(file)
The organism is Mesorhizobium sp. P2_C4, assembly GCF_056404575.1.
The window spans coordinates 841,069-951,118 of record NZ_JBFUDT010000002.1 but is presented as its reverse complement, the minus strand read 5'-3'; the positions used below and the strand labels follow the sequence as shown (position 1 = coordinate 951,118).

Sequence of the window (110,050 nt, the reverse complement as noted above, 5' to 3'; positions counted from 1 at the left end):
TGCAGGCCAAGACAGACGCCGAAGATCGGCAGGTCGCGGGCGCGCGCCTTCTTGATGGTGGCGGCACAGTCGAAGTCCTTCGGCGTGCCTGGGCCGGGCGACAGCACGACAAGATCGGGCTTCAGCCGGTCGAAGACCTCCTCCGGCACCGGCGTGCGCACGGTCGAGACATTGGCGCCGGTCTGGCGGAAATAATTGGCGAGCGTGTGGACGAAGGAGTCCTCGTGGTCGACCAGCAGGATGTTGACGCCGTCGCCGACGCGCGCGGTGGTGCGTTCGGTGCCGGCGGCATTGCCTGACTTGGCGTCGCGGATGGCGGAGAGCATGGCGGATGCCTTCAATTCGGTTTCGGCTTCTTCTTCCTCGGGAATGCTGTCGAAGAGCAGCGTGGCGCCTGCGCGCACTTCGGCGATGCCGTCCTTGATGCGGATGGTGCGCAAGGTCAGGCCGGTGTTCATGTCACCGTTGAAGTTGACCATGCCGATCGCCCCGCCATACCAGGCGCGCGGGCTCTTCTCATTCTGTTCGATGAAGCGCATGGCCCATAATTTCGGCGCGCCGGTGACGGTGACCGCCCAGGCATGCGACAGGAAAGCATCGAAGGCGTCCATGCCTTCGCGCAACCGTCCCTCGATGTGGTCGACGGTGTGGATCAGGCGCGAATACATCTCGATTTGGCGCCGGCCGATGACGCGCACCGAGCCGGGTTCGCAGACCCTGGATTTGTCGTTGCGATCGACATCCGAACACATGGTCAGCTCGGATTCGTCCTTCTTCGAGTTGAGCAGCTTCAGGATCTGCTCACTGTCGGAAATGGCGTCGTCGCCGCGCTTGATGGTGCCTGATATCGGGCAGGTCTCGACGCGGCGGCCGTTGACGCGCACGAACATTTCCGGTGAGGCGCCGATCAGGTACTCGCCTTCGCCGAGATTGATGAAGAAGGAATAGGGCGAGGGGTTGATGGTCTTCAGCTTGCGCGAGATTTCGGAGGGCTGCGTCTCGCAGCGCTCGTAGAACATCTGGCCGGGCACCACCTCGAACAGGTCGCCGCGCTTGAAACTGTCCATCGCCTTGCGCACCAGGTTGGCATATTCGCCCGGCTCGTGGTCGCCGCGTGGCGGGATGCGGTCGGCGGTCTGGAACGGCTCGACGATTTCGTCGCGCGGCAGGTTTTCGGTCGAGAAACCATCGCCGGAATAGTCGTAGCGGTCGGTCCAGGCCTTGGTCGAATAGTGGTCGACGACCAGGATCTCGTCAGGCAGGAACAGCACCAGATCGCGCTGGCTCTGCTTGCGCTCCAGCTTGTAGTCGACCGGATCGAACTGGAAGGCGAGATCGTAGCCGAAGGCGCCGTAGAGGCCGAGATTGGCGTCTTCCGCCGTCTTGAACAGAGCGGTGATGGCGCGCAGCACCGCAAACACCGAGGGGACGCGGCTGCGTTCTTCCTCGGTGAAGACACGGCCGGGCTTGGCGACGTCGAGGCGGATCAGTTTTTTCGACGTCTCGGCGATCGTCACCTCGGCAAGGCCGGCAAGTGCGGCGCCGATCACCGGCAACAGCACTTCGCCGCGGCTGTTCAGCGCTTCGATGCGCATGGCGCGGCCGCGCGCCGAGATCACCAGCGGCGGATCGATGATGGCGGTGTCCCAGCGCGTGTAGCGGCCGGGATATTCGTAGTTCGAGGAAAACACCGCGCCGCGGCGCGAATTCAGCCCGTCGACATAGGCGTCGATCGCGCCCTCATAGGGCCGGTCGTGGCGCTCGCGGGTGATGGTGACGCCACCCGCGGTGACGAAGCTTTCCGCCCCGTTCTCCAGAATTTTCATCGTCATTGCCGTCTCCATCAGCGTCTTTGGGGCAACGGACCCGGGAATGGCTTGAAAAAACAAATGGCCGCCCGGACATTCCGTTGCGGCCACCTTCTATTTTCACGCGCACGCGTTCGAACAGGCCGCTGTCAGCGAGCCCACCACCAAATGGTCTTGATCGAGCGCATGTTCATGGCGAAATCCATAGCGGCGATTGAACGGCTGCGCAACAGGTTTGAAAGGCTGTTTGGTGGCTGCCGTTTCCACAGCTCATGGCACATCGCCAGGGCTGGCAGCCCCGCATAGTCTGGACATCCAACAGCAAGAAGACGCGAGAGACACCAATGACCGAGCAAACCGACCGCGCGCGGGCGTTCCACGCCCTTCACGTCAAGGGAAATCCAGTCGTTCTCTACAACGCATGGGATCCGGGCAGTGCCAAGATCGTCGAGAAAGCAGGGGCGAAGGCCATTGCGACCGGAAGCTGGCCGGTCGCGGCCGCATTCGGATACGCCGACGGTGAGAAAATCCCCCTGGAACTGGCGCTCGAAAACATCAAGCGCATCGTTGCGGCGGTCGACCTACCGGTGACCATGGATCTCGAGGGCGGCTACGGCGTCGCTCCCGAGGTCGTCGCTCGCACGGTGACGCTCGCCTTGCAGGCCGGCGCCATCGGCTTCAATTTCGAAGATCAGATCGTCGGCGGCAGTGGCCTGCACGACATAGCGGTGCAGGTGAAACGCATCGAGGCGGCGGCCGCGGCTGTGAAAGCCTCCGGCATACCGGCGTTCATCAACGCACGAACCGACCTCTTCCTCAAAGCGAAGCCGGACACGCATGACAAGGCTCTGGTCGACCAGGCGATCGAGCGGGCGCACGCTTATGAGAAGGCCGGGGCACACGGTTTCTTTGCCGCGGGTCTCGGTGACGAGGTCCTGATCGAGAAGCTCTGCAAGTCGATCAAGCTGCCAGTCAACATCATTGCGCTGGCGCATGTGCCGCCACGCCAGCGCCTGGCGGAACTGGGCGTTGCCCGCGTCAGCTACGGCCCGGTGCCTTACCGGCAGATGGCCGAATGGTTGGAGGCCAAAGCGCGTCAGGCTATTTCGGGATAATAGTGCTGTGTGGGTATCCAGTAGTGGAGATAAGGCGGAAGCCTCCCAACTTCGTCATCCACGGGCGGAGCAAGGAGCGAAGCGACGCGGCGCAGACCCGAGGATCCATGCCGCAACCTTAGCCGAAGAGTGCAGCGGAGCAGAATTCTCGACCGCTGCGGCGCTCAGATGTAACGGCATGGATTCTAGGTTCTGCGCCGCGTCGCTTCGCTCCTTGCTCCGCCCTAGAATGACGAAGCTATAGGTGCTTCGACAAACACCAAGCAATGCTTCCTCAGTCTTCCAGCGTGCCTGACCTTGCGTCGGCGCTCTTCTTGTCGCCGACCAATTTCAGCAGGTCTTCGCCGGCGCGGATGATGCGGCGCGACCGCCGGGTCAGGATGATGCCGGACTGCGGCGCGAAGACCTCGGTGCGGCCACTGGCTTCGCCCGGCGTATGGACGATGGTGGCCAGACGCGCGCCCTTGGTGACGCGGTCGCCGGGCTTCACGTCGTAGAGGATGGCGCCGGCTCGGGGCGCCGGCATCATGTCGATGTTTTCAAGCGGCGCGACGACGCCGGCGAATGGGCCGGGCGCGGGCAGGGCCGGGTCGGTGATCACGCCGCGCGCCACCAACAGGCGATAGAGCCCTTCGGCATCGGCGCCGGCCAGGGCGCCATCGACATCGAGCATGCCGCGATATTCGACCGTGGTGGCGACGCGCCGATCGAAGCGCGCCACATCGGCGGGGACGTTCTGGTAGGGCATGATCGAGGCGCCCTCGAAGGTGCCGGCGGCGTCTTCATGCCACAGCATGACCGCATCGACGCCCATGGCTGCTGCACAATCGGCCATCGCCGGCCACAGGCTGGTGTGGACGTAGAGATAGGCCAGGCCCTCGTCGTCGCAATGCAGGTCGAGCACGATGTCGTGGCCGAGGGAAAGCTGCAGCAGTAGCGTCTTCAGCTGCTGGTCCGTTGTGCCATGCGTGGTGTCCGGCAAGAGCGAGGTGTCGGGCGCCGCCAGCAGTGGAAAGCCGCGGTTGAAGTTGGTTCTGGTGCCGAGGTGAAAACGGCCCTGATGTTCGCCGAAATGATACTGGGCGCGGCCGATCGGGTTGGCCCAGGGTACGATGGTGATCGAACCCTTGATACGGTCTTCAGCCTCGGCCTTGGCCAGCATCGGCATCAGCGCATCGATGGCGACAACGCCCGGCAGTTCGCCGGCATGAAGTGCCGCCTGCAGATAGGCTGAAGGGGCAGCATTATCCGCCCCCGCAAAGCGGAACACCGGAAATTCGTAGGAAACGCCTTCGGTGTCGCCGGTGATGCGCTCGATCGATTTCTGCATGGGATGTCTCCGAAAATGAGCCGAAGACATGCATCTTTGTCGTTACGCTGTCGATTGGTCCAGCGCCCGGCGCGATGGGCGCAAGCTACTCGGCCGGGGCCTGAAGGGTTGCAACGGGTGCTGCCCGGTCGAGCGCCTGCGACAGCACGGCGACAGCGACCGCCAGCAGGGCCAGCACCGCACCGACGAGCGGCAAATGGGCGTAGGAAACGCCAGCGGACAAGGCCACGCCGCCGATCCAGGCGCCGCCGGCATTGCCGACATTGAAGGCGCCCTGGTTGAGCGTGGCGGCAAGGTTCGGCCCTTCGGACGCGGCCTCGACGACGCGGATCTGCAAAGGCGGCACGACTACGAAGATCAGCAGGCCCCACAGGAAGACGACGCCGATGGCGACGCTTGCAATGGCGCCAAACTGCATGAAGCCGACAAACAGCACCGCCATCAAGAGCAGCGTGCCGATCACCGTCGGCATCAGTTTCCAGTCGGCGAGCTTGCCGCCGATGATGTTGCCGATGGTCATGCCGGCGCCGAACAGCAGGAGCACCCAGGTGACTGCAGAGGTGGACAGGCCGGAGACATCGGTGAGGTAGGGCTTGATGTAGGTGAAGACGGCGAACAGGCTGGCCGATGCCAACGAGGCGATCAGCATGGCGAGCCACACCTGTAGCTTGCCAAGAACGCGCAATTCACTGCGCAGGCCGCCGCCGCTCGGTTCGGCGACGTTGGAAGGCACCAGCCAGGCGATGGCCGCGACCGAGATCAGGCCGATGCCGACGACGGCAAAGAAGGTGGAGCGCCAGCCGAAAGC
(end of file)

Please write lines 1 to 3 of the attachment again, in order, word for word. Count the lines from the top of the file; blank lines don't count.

The organism is Mesorhizobium sp. P2_C4, assembly GCF_056404575.1.
The window spans coordinates 841,069-951,118 of record NZ_JBFUDT010000002.1 but is presented as its reverse complement, the minus strand read 5'-3'; the positions used below and the strand labels follow the sequence as shown (position 1 = coordinate 951,118).

Sequence of the window (110,050 nt, the reverse complement as noted above, 5' to 3'; positions counted from 1 at the left end):